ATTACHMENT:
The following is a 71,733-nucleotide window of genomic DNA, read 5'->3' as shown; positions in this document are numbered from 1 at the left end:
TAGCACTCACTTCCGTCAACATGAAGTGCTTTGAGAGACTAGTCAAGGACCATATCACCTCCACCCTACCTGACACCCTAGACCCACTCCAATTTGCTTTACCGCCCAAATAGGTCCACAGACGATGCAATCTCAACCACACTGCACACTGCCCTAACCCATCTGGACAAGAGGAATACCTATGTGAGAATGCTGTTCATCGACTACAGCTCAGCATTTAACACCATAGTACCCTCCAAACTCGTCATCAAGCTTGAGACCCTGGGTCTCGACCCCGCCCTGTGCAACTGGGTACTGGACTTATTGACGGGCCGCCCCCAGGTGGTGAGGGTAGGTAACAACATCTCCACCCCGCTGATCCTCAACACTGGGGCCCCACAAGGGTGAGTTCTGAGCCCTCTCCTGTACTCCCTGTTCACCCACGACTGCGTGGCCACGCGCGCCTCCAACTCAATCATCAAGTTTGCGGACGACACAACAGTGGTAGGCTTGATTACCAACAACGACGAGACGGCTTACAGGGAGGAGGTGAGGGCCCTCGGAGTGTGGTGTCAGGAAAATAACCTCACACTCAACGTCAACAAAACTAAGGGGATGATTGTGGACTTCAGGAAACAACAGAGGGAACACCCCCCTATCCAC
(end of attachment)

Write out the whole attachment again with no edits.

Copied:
The following is a 71,733-nucleotide window of genomic DNA, read 5'->3' as shown; positions in this document are numbered from 1 at the left end:
TAGCACTCACTTCCGTCAACATGAAGTGCTTTGAGAGACTAGTCAAGGACCATATCACCTCCACCCTACCTGACACCCTAGACCCACTCCAATTTGCTTTACCGCCCAAATAGGTCCACAGACGATGCAATCTCAACCACACTGCACACTGCCCTAACCCATCTGGACAAGAGGAATACCTATGTGAGAATGCTGTTCATCGACTACAGCTCAGCATTTAACACCATAGTACCCTCCAAACTCGTCATCAAGCTTGAGACCCTGGGTCTCGACCCCGCCCTGTGCAACTGGGTACTGGACTTATTGACGGGCCGCCCCCAGGTGGTGAGGGTAGGTAACAACATCTCCACCCCGCTGATCCTCAACACTGGGGCCCCACAAGGGTGAGTTCTGAGCCCTCTCCTGTACTCCCTGTTCACCCACGACTGCGTGGCCACGCGCGCCTCCAACTCAATCATCAAGTTTGCGGACGACACAACAGTGGTAGGCTTGATTACCAACAACGACGAGACGGCTTACAGGGAGGAGGTGAGGGCCCTCGGAGTGTGGTGTCAGGAAAATAACCTCACACTCAACGTCAACAAAACTAAGGGGATGATTGTGGACTTCAGGAAACAACAGAGGGAACACCCCCCTATCCAC